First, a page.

In the weeks after the final days of our wonderful trip to Germany it's been hard to sit and write one last blog. This is partly because it's been nonstop traveling for me and but mostly because writing the last blog means this experience has officially come to an end. My time in the German classroom has really left me thinking about my future classroom and has given me endless ideas that I will someday use.
Some of this ideas and strategies include how the children interact with the teacher. As much as the teacher expects the students to be independent, they are still very caring and provide the support, emotionally and mentally, that the children need to grow and to learn. This is especially true in the case of Tanja's classroom. She would constantly allow the students to express how they feel about situations and to self assess their attitude and work. This is one of the things I found to be so vital to the way her classroom functioned and it was inspiring. I feel that if the students feel comfortable and open with how they feel it breaks down so many barriers and develops a relationship with learning that is affectionate instead of scary. In the U.S. it may be difficult to take as much time as we want teaching a topic because of the tests, and we cannot adjust an entire schools schedule in order to give the students a two hour, but I do think it's possible, and very important to make an effort so every student feels valued and appreciated in the classroom.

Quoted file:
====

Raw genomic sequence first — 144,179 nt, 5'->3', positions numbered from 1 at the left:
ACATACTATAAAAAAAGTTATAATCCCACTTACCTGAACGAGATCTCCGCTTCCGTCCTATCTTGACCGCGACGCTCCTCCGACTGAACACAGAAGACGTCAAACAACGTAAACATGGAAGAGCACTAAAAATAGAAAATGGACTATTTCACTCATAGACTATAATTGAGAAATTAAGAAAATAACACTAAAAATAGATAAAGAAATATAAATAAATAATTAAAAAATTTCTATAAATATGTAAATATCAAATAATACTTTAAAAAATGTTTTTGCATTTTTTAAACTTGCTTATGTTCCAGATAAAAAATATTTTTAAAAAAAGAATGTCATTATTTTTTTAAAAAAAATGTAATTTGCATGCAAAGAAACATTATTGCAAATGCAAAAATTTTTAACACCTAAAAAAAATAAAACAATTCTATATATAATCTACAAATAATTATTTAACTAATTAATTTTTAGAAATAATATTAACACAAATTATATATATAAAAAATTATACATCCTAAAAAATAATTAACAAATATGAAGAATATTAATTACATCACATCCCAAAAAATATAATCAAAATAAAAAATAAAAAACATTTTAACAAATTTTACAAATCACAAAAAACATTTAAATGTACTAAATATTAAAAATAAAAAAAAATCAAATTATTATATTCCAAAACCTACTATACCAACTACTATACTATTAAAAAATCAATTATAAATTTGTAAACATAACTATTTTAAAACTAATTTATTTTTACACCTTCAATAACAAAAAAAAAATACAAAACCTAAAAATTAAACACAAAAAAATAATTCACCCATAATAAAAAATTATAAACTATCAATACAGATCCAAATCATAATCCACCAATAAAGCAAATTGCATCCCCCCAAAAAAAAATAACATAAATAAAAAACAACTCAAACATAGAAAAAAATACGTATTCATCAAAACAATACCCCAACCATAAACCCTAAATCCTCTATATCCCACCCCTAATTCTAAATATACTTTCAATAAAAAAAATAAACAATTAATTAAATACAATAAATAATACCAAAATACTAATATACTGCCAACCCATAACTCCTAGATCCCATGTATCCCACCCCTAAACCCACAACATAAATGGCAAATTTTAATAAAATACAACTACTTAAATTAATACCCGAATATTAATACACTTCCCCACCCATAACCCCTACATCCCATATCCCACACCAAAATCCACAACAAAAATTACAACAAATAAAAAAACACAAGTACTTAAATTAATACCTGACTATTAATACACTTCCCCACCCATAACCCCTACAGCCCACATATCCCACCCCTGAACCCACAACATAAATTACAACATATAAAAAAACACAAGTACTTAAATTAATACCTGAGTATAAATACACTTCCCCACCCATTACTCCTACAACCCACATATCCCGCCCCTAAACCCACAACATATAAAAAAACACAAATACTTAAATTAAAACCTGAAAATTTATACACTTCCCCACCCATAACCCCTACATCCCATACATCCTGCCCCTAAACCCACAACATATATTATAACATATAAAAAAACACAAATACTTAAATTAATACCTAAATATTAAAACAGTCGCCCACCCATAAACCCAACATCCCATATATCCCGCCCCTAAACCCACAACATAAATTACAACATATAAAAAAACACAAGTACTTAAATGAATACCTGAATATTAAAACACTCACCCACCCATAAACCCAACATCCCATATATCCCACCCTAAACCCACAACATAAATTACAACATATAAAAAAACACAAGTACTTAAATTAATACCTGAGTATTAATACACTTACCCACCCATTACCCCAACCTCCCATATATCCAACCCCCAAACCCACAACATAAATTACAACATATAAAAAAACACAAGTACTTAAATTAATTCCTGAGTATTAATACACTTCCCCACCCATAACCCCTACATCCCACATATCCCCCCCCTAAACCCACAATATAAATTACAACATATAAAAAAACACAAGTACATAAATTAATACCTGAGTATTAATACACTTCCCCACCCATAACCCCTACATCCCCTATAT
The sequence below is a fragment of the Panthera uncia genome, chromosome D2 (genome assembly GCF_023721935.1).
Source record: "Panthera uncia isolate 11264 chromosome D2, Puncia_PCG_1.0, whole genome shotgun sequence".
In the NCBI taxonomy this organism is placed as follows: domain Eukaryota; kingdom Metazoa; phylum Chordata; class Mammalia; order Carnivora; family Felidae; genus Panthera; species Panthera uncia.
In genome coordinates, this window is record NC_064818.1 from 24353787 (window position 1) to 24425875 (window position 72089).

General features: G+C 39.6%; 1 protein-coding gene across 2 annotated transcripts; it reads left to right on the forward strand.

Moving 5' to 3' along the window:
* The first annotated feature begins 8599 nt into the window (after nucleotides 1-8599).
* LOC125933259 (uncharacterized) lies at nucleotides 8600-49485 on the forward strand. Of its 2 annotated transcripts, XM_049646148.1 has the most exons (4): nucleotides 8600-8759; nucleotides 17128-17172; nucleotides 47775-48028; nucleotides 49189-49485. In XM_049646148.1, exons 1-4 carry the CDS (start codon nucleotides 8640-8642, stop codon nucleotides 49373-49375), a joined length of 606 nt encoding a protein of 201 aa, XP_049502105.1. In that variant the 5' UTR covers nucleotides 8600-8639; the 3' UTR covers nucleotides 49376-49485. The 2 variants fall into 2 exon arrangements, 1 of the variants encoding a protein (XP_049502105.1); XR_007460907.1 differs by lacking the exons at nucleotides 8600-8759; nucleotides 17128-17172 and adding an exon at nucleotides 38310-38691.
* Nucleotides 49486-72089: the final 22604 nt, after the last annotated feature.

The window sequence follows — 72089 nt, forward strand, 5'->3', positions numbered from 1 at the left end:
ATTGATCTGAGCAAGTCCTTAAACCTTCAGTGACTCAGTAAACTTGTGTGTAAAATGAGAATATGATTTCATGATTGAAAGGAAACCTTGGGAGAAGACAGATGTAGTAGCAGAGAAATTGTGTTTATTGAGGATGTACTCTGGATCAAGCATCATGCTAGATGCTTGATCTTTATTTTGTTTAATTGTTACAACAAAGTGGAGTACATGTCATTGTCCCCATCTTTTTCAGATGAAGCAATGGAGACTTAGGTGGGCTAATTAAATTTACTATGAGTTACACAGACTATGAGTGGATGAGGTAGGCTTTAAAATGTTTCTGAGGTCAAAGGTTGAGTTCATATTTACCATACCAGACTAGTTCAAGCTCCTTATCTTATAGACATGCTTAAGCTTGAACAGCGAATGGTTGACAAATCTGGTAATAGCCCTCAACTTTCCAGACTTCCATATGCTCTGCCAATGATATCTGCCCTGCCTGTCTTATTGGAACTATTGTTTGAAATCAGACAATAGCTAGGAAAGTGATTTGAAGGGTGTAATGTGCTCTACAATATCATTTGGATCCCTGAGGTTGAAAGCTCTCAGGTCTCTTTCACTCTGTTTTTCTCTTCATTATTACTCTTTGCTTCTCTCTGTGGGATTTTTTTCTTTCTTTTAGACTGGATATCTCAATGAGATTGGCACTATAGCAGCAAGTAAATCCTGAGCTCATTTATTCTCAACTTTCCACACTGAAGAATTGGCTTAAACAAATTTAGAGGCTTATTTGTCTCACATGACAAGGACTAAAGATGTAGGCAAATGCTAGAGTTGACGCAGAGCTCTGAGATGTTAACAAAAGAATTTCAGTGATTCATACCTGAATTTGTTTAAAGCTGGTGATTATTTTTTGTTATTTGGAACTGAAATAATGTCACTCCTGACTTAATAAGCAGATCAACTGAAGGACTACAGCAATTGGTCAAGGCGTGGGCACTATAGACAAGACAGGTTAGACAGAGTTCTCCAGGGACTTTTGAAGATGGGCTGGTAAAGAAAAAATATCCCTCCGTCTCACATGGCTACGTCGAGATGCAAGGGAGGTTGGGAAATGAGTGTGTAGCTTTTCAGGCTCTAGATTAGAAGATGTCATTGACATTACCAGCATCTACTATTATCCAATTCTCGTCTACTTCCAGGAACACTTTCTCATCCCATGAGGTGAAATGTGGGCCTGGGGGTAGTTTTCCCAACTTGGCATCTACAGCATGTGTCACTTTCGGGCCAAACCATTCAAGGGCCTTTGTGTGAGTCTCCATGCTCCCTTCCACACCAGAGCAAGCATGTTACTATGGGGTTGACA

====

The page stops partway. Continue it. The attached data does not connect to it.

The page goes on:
I think I value this so much because it meant so much to me that Tanja constantly was concerned with how others feeling. Even with myself, she would ask what I need, how I'm doing away from home, etc. I felt the love she gave all of her students everyday and it made me feel like my time in Germany was important to more than just myself. Traveling abroad has been, by far, one of the best decisions I've made for myself and my future career. I feel like I now have more of my own voice in regards to learning. Having another perspective of a system that I grew up with has enlightened me. I know what I can do to make myself different than any other teacher.
I'm so thankful for this experience that has taught me how important it is to reflect on everything we do. We reflect on how we teach, how we react to situations, what we say to others, how we adjust in a new environment and so much more. Take a look back and reflecting on my entire experience has been amazing. I feel that analyzing myself while on the trip has been the one thing that had taught me the most. Each time I go back and think about something I am remembering what I did well and what I can do to make things even better. As humans we all do this, but for some reason, this time abroad has made it so clear to me how truly important this is. Without self reflection and analysis, we cannot grow as educators, even as humans.
Approaching my junior year at Buffalo State College, I am a combined major of Early Childhood and Elementary Education with a concentration in English. Teaching is the 'family business' and I have been passionate about the profession since I was very young. It is an honor to be apart of the IPDS Germany cohort this summer.